‘Get Hard’ Goes Limp (Film Review)

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If there’s any system in America that deserves to be taken down by the sword of comedic insight, it’s the prison system. America, land of the free, boasts the highest number of citizens incarcerated in the developed world, and that number is growing all the time. With a system as blood-thirsty as the American quest for “justice” there’s bound to be more than a few points of interest an astute pupil of comedy can poke at—for purposes of thought, of discussion, of outrage. Get Hard, the latest comedy starring Will Ferrell, attempts to do all of these things, but unfortunately, despite a solid premise and decent cast, it never manages to coalesce beyond the basest of the base to become something poignant and worthwhile.

The set up is simple: Will Ferrell plays James King, millionaire up and comer at a powerful brokerage firm with seemingly everything going his way. He’s being made partner by his boss (Craig T. Nelson) in addition to marrying the boss’s sexy daughter (Community’s Allison Brie) and has the next few years mapped out to ensure optimum success. This all comes crashing down when an SEC investigation finds him guilty of defrauding investors and he’s put on trial. Given a stiff, decade long sentence, King attempts to “get hard” for prison by hiring Darnell Lewis (Kevin Hart) to train him for the life. Of course, Darnell has never been to prison, but King doesn’t realize that because Darnell is black. Cue the antics, because they’re about to ensue.

Get Hard is the first directorial effort from screenwriter Etan Cohen (Tropic Thunder, Idiocracy). Despite having all of the right ingredients for an intelligent, well-thought out comedy, Cohen plays it safe. Sure, there are some moments of boundary pushing raunchiness—like Ferrell trying to will himself to give a stranger a blowjob—but the script never evolves beyond that. What could have been an amazing opportunity to poke fun at the 1%, the income divide, race relations, and the justice system becomes, instead, a series of wacky shenanigans and gross out humor that we’ve all seen before.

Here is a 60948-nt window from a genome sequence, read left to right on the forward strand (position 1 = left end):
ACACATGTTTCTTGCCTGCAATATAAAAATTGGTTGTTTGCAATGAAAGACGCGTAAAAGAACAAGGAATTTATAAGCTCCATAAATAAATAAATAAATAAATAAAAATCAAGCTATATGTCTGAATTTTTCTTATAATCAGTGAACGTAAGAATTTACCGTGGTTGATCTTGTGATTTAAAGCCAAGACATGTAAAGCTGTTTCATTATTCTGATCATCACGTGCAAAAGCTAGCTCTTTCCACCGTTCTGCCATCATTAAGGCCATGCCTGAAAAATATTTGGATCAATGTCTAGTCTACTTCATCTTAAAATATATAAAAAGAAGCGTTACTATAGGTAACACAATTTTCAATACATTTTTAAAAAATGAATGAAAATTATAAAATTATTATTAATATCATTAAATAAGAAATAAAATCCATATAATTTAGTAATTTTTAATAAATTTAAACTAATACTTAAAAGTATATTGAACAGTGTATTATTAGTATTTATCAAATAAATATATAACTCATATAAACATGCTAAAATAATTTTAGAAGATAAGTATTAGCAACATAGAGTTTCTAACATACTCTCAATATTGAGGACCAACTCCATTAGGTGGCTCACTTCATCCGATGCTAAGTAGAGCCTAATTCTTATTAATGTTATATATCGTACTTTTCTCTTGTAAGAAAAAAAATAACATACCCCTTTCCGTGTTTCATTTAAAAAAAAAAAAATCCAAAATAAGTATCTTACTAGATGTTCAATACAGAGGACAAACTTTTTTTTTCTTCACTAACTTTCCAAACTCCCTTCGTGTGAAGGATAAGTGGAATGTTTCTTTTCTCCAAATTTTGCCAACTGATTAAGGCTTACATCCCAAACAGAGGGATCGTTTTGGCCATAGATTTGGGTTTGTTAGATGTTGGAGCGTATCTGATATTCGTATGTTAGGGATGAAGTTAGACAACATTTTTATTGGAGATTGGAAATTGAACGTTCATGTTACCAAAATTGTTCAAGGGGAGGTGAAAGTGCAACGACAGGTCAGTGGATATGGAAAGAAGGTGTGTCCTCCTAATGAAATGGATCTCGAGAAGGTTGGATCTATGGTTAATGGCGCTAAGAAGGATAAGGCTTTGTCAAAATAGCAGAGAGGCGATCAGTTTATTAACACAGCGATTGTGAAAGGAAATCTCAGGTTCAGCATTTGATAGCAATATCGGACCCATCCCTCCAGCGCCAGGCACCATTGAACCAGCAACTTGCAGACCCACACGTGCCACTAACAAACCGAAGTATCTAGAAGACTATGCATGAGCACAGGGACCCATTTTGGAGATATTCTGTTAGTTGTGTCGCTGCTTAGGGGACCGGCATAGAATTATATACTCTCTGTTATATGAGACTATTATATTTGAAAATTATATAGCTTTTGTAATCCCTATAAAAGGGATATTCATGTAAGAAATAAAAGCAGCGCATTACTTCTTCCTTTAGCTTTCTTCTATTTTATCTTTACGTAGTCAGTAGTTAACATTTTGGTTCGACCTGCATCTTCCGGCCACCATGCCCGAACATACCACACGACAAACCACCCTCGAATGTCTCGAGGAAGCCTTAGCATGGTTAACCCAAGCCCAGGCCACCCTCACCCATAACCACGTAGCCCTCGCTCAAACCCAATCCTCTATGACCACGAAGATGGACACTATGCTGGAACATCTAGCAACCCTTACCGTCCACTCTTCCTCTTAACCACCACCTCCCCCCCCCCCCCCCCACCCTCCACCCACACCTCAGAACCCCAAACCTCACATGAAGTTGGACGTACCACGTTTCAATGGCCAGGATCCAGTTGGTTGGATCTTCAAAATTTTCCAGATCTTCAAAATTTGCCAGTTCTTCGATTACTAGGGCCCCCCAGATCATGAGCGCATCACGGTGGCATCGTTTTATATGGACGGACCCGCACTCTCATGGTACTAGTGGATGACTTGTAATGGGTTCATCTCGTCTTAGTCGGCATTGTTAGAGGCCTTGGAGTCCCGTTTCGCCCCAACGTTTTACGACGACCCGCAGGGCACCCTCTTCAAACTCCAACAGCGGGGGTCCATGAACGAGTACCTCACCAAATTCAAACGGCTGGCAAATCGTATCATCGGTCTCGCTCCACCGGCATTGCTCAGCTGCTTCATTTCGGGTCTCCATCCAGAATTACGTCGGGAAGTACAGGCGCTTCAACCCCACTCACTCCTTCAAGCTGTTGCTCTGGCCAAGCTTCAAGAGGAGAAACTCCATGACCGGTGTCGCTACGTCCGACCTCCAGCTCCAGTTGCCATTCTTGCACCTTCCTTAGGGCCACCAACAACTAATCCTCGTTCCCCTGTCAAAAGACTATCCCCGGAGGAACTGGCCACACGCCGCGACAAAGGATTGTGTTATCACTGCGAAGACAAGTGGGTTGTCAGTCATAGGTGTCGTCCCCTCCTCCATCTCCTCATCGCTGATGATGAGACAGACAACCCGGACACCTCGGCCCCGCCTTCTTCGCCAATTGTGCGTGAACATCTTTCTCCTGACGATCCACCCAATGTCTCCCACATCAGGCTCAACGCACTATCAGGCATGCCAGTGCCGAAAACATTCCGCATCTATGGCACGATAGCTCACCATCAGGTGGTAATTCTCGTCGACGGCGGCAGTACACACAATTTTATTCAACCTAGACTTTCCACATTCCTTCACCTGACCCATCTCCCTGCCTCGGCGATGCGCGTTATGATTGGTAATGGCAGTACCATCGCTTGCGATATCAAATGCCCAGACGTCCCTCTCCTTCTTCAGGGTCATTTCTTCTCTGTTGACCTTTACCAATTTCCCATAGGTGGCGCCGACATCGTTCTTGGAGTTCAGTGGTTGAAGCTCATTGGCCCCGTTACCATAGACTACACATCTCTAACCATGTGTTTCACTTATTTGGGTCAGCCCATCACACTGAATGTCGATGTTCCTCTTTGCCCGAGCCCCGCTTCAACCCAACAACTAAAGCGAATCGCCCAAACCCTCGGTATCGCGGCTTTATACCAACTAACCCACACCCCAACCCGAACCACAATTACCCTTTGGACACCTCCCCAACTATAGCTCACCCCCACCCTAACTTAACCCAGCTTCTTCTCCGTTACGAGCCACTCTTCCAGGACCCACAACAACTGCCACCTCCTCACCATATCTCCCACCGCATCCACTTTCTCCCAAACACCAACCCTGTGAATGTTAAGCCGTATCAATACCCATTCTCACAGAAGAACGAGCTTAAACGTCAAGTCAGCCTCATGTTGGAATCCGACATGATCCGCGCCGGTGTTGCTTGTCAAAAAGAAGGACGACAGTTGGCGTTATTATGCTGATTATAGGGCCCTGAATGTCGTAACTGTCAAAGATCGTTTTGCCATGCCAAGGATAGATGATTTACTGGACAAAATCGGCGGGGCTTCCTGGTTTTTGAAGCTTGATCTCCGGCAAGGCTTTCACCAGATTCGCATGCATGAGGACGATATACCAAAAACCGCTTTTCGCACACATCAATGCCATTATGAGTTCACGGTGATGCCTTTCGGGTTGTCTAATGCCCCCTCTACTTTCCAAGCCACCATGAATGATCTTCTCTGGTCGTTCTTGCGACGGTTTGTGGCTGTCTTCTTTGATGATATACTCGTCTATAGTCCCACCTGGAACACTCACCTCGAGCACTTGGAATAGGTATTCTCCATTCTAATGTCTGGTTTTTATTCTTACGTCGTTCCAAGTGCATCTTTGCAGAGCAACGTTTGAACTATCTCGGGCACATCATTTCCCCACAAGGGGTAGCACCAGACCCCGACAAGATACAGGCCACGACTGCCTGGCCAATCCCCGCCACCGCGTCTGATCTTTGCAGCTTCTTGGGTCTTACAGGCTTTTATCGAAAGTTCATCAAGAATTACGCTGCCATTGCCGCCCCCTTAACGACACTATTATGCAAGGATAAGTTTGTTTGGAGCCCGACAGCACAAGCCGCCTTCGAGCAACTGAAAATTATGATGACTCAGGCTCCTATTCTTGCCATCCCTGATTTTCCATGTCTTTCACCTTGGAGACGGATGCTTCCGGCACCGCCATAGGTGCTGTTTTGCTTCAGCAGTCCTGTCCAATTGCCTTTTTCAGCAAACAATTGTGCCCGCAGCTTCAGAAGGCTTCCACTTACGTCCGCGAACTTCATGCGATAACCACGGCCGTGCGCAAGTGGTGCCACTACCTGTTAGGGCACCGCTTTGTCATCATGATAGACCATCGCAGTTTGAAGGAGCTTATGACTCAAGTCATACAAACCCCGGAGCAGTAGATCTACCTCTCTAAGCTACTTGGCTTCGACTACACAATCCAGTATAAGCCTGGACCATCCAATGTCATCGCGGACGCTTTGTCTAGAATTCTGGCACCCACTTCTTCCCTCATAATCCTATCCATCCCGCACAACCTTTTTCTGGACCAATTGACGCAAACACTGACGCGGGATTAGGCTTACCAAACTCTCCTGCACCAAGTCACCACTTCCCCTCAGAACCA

And, to be sure, the film is kind of funny. Hart especially shows his chops with his portrayal of Lewis and he riffs well with Ferrell. The chemistry shared between the two stars was on par with Gene Wilder and Richard Pryor and I would love to see more movies with these two in the lead. The strengths and weaknesses of each are played to and covered by the other and their banter is often pretty hilarious.

Still, it felt a shame that their talent and this premise was wasted on this movie. Get Hard isn’t really a bad movie, it’s just a movie that never quite manages to live up to its potential. The jokes are the same jokes we’ve seen a thousand times—a white man thinks he’s being attacked because he sees a black man; a man doesn’t want to be raped in prison; hardened gangsters become enamored with the world of high powered trading. It’s all very familiar—and that’s the problem.

I suppose there’s something to be said as to why the same jokes about race and race relations are being made today as they were 30, 40, or even 50 years ago. It was sort of interesting to ponder the bigger meaning behind this phenomenon and I could go off on a tangent about what this means for the culture as a whole. But this is not a movie that begs to be intellectualized in any form or fashion. While a smart comedy would have played to this angle, forcing us to take a look at ourselves and our society and ask the big questions, this movie is content to scratch the surface before distracting you with dick jokes and prison humor.

To that end, I suppose Get Hard does those things well. I laughed more than a few times and, indeed, there are some genuinely hilarious parts. But the hilarity never does anything to make you think or make you look beyond the superficial. Get Hard has all of the makings of a smart and witty satire, but it takes more than ingredients to make a special meal. Instead of a gourmet dinner that you’ll remember for years to come, you’re given a bag of fast food and sent along your way. Like any meal you can order from a value menu, it might fill you up and satisfy you for a while, but you’re not going to think about it immediately after consuming it. And frankly, that’s too bad.

Get Hard is in theaters today.

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